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All this unlikely back-story gives Corthron the excuse to dramatize the quandary of human cloning and polemicize about the ethics of Elo's choice. Yes, that's what Elo wants to do -- clone her dead daughter. Contrivance, you may have guessed, isn't Corthron's strong suit. Closer contact with reality might have told the playwright that a bereaved African-American with a $25,000 check isn't a formidable threat to shatter the human cloning taboo. There's a multitude of richer, whiter folk ahead of her in line.
Erm, we gradually discover, is the mother of a Down Syndrome son whom she has cast away. Two successive fantasy scenes -- where the twins talk to their normal, healthy dream children -- give the evening a momentary flicker of power. But most of the evening is spent on polemics or fruitless detours with Erm's sickle cell I>adoptiveP> sister and the obligatory reunion with Erm's birth mother.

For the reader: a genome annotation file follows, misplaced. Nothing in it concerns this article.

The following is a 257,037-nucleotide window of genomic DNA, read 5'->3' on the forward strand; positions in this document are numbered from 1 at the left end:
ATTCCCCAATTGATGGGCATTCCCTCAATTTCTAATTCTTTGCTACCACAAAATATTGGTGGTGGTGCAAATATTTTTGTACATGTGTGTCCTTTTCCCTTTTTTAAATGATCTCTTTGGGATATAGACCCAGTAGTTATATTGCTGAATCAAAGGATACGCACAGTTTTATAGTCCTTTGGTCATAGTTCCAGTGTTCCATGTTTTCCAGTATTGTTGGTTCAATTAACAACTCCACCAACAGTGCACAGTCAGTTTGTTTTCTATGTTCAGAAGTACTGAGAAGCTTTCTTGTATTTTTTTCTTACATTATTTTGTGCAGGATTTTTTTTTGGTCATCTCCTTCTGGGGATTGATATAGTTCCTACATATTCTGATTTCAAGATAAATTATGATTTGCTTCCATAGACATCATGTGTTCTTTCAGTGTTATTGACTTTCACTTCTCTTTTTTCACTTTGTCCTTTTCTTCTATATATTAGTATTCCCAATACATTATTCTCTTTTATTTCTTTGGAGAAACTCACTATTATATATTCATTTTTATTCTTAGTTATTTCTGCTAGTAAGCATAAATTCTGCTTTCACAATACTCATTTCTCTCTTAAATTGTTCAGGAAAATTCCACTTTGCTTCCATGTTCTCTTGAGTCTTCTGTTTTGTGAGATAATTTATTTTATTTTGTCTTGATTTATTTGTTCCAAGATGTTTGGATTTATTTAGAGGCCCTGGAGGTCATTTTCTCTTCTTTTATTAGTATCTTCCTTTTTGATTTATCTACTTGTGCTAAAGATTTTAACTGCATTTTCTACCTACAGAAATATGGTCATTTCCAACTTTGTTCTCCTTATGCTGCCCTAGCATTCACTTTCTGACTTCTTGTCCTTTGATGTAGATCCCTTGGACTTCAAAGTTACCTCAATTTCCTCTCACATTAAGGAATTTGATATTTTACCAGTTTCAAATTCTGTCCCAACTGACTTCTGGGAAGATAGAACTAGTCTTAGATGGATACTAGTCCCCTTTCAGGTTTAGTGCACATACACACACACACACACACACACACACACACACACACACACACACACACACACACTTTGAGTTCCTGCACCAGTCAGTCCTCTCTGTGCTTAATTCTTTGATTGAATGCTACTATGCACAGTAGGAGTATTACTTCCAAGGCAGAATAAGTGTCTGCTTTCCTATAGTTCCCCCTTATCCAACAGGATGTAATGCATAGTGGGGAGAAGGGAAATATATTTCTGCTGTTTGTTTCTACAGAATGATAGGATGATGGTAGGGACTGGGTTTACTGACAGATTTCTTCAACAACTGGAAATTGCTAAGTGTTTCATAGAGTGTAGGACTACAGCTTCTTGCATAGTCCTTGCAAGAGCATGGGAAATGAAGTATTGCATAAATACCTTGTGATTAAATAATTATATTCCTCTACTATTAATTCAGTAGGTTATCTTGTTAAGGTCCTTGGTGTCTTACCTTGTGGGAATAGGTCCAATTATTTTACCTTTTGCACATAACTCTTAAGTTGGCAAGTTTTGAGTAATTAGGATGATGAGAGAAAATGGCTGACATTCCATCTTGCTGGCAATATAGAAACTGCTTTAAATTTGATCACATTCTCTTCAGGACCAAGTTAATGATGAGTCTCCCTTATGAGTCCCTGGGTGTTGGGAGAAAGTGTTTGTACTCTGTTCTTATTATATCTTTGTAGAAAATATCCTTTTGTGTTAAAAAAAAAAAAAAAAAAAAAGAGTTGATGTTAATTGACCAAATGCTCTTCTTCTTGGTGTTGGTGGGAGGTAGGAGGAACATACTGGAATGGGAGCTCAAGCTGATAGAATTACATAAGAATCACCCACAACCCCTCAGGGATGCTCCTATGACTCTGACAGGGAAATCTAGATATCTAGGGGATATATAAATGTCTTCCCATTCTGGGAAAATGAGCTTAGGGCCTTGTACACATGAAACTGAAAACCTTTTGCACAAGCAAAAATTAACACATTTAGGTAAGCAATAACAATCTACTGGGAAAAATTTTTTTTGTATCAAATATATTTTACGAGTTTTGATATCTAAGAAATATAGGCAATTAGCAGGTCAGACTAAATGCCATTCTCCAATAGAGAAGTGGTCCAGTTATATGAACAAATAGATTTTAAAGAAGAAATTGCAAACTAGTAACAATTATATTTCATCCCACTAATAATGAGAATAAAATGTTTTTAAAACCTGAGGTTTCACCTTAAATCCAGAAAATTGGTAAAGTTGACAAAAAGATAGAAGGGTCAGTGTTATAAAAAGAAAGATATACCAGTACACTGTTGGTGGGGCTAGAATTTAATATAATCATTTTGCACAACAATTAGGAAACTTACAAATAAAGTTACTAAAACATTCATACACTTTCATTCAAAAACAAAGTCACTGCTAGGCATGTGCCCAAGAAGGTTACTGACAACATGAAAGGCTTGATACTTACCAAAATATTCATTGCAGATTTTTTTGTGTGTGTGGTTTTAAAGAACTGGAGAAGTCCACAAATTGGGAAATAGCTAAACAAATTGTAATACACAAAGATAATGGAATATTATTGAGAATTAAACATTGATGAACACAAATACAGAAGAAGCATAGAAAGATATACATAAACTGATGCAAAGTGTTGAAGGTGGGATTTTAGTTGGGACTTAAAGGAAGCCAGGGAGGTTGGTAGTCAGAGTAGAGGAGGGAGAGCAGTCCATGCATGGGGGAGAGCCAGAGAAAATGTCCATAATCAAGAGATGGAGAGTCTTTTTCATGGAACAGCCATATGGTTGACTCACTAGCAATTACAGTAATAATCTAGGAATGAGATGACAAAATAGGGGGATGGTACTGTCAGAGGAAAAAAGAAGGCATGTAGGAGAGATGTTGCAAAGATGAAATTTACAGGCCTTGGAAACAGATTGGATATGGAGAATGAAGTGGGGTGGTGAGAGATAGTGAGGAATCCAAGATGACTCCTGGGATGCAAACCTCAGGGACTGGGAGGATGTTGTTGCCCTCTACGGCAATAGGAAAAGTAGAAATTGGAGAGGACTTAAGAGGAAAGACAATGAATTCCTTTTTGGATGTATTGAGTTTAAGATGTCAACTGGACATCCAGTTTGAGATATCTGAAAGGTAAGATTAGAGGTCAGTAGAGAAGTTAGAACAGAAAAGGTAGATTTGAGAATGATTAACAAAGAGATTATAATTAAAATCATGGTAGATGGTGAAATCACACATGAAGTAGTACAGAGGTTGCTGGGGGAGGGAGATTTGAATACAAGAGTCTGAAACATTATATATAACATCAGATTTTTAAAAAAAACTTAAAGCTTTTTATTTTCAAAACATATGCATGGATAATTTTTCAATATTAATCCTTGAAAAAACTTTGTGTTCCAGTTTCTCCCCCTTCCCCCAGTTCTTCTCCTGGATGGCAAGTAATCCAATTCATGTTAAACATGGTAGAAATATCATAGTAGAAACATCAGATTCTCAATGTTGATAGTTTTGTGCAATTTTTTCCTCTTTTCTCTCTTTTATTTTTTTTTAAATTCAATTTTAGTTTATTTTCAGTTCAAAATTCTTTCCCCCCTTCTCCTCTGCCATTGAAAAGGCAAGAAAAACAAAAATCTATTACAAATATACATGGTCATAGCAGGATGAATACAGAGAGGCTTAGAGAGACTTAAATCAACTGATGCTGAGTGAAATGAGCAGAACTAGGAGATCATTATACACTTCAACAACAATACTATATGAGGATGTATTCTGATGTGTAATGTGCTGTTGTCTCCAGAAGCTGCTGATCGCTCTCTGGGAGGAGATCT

More desperate are the cutesy scenes where we hear pronouncements from Erm's sheep. It's a doll, of course (get it?), who slide-glides into sight on a rail. Thanks to the aptly named sound designer, Bray Poor, hardly a single word from the wooden Dolly was intelligible.
Given Erm's sullenness and Elo's incessant whining, the chief comfort we take from Corthron's sterile case study is the certainty that neither of the twins' genes are destined to be perpetuated. Watching all two hours and 20 minutes of this ponderous mess gave me the feeling that I>I'dP> slipped on something. But it was more like a cow-pie than a slope. GRADE: D-